Structural vibration is one of the big issues faces by buildings or structures. Commonly the vibrations are arises from seismic forces or man-made sources such as crowd movement, traffic, blasting, heavy machine operations etc. The vibrations are oscillatory motions and can experience in building through floors usually. This can affect the strength of structures or even leads to failure or collapse of the structure itself. The collapse of the Tacoma Narrow Bridge (1940) is an example.
When vibrations from the source coincide or match the natural frequency of the buildings it gets vibrated in much bigger amplitude (which is called Resonance) and this is extremely bad for structural stability.
Causes of Structural Vibrations
There are a variety of sources can be found for vibrations which affect buildings or structures. This can be listed as follows:
- Working of heavy machinery (inside or outside the building)
- Crowd activities (walking, dancing, running etc.)
- Seismic forces
- Traffic movement (Railways, vehicles, subways)
- Construction activities
- Wind forces etc.
While designing buildings or structures it is important to ensure that the structural members are capable of resisting these forces and prevent fatigue due to this cyclic loading. From the above sources, seismic forces and wind forces are very critical.
Effects of Structural Vibrations in Buildings
The vibrations can transfer through soil (if it is an external source) and propagate through foundation, walls, floors etc. of buildings and can cause cracks in concrete, bricks, or other masonry structures etc.
In extreme cases, the vibrations may cause damage to the buildings. When cyclic loading is repeated that may cause strength loss and even leads to fatigue failure. As mentioned above if the vibrations coincide (matches) with the natural frequency of the structure resonance occurs which induces vibratory motion in higher amplitude. Rigid components generally affected than flexible components in buildings or structures due to vibrations.
In the case of old buildings, they have less strength or tolerance compared to buildings in the modern era. That makes old buildings are very sensitive to vibrations. In old buildings, the cyclic vibrations can easily crack the brittle elements and lead to structural instability. This is an issue faced in securing heritage buildings or historic buildings.
The vibration induced by traffic can cracks the building walls or ceiling or even foundation too. The traffic vibration is; commonly varies in between 5Hz to 25Hz. If a building is subjected to traffic vibration for many years fatigue damage can occur also sometimes soil settlement can happen (mostly in sandy soil) and that leads to uneven movement of buildings. Seismic related damages in buildings are almost similar to the above mentioned. The destruction intensity depends on the seismic force (P-waves and S-waves)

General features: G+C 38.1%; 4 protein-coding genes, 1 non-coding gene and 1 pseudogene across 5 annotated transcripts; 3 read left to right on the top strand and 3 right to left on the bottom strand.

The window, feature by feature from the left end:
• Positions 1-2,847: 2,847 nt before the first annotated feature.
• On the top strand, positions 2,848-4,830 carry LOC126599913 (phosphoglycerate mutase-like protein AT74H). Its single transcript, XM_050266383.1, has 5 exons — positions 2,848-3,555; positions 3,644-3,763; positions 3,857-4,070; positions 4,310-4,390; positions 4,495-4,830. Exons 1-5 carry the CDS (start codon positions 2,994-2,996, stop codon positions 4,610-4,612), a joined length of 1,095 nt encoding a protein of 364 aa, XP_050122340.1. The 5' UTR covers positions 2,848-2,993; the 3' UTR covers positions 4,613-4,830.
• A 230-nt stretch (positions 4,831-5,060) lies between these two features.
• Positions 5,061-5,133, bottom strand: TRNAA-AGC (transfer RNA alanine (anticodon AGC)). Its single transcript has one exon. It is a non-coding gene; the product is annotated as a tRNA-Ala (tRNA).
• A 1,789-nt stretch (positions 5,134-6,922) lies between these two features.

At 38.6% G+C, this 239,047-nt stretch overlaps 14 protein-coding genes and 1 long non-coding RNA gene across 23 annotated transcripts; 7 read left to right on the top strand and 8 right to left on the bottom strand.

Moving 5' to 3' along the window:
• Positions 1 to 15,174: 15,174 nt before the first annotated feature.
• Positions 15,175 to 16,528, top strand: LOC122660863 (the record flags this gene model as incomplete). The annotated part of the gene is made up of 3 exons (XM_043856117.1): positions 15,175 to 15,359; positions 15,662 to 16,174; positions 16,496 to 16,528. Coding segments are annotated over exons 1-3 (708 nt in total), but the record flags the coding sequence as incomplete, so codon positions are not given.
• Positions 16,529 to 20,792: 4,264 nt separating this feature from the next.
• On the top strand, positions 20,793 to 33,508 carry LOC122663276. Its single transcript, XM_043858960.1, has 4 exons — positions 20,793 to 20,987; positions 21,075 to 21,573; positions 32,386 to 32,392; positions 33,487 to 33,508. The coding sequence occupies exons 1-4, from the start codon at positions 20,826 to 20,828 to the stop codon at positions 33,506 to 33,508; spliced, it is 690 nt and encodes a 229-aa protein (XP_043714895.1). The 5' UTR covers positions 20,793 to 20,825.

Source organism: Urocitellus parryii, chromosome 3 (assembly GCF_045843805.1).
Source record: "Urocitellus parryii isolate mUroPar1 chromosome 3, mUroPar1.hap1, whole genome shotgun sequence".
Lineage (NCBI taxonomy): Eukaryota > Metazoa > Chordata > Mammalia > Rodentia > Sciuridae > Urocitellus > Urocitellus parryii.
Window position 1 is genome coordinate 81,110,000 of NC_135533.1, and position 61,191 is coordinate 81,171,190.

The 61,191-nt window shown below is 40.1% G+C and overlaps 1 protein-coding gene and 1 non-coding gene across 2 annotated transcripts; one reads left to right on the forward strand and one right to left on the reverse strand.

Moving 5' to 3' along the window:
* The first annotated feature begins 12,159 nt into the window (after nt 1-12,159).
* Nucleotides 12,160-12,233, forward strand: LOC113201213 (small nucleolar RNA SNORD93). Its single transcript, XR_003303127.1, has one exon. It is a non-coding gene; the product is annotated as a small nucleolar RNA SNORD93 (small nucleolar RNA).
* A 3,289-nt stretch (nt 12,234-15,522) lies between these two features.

How to Control Structural Vibrations?
The vibration control systems can broadly be divided into three categories:
Passive Vibration Control:
In this method, mechanical devices of components such as shock absorber, air cushion or cylinder piston arrangement Tuned Mass Damper (TMD) etc. used to absorb vibrations. It does not use any type of sensors or external power source. These energy dissipating devices attached to the main structure and when the vibration happens it will absorb the energy and stabilize the building. The base Isolation method is also a passive vibration control technique
Active vibration control:
In this method, the vibration or unwanted motion on buildings or structures are detected by the help of sensors and a powered actuator to generate force to prevent the vibration. This method needs an external power source or energy to work. Active Brace System or Active Tendon System are examples of active vibration control.
Hybrid vibration control system:
It is a combination of active vibration control and passive vibration control. Sensors and controllers are used in this system to act against hazardous the vibrations in buildings and maintain stability. It uses a limited amount of external energy compared to an active vibration control system. Hybrid Mass Damper System (HMD) is the most commonly used vibration control in buildings. It is a combination of TMD and an active actuator.
Vibration control is very important for the stability and durability of a building or structures. But unfortunately, there is not giving much importance to vibration control in buildings. From the project planning, itself should find out the possible vibration sources that can affect the structures. Also, maintain smooth roads and keeping a safe distance from roads to buildings will reduce the vibrations due to traffic movement. These possible remedial methods should be adopted to minimize the vibrations and ensure that the designed structural members have the stability to overcome the dynamic loading (including earthquake loads) which is hazardous to buildings.
Also Read: Noise Control in Building